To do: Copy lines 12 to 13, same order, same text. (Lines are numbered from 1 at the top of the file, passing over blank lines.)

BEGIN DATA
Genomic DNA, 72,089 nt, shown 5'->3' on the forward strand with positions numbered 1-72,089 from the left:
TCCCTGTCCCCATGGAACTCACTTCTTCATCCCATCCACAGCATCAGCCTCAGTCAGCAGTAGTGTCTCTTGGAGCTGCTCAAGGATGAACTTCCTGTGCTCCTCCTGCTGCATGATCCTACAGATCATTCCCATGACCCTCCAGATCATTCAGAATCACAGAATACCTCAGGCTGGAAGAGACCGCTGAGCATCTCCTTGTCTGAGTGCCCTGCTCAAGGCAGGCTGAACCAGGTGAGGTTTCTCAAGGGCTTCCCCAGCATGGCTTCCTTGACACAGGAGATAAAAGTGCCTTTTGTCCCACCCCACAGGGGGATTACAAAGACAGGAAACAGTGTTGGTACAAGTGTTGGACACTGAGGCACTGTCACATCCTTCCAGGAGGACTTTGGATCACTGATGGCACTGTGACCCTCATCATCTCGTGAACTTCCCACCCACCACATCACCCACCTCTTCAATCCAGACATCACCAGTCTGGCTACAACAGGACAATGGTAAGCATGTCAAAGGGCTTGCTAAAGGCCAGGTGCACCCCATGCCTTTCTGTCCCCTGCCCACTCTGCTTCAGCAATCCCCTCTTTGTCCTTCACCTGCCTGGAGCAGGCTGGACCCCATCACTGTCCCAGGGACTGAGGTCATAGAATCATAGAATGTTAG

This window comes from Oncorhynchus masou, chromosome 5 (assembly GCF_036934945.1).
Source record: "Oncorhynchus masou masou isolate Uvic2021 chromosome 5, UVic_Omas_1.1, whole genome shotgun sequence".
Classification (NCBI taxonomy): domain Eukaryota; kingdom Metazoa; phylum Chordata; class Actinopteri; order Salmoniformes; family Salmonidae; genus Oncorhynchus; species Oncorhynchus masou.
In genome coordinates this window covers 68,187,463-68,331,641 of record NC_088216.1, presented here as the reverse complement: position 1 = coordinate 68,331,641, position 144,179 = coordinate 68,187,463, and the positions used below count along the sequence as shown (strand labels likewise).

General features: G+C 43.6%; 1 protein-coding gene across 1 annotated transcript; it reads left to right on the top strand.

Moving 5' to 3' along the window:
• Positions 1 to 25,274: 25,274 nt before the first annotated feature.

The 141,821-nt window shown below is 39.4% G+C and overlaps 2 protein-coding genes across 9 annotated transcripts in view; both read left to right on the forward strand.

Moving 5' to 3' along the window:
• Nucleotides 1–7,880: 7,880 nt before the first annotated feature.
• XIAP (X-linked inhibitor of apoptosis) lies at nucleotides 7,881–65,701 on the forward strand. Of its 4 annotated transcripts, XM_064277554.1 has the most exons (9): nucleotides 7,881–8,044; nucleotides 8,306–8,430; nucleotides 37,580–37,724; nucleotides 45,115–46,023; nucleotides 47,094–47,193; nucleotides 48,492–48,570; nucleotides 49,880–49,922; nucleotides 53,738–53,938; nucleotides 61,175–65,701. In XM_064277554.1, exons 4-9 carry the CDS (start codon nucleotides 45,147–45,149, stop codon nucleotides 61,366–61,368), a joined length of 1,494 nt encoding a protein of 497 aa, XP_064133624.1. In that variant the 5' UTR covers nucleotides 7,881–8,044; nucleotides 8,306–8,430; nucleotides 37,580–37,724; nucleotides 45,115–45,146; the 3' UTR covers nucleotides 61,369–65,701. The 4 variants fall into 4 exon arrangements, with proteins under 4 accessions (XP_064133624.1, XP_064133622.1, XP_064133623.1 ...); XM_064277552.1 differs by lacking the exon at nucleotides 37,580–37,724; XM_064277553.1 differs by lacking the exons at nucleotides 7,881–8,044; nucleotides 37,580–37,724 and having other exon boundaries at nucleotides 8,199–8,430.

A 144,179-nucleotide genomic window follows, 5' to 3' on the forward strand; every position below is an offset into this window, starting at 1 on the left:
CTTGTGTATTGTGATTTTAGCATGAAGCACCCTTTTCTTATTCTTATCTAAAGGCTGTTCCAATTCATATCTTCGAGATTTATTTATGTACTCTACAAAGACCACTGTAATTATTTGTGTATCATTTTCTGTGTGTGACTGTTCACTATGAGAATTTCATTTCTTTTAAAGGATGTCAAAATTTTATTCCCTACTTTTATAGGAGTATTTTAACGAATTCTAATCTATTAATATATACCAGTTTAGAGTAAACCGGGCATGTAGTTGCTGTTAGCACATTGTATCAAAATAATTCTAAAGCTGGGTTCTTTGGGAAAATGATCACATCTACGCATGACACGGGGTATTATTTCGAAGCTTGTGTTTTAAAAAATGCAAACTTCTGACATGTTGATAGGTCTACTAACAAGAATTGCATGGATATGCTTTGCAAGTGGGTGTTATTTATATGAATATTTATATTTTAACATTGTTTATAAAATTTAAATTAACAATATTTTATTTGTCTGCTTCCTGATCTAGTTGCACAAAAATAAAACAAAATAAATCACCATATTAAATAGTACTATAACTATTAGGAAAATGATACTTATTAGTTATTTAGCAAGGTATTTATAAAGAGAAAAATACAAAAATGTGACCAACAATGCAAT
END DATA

• Nucleotides 1–7,880: 7,880 nt before the first annotated feature.
• XIAP (X-linked inhibitor of apoptosis) lies at nucleotides 7,881–65,701 on the forward strand. Of its 4 annotated transcripts, XM_064277554.1 has the most exons (9): nucleotides 7,881–8,044; nucleotides 8,306–8,430; nucleotides 37,580–37,724; nucleotides 45,115–46,023; nucleotides 47,094–47,193; nucleotides 48,492–48,570; nucleotides 49,880–49,922; nucleotides 53,738–53,938; nucleotides 61,175–65,701. In XM_064277554.1, exons 4-9 carry the CDS (start codon nucleotides 45,147–45,149, stop codon nucleotides 61,366–61,368), a joined length of 1,494 nt encoding a protein of 497 aa, XP_064133624.1. In that variant the 5' UTR covers nucleotides 7,881–8,044; nucleotides 8,306–8,430; nucleotides 37,580–37,724; nucleotides 45,115–45,146; the 3' UTR covers nucleotides 61,369–65,701. The 4 variants fall into 4 exon arrangements, with proteins under 4 accessions (XP_064133624.1, XP_064133622.1, XP_064133623.1 ...); XM_064277552.1 differs by lacking the exon at nucleotides 37,580–37,724; XM_064277553.1 differs by lacking the exons at nucleotides 7,881–8,044; nucleotides 37,580–37,724 and having other exon boundaries at nucleotides 8,199–8,430.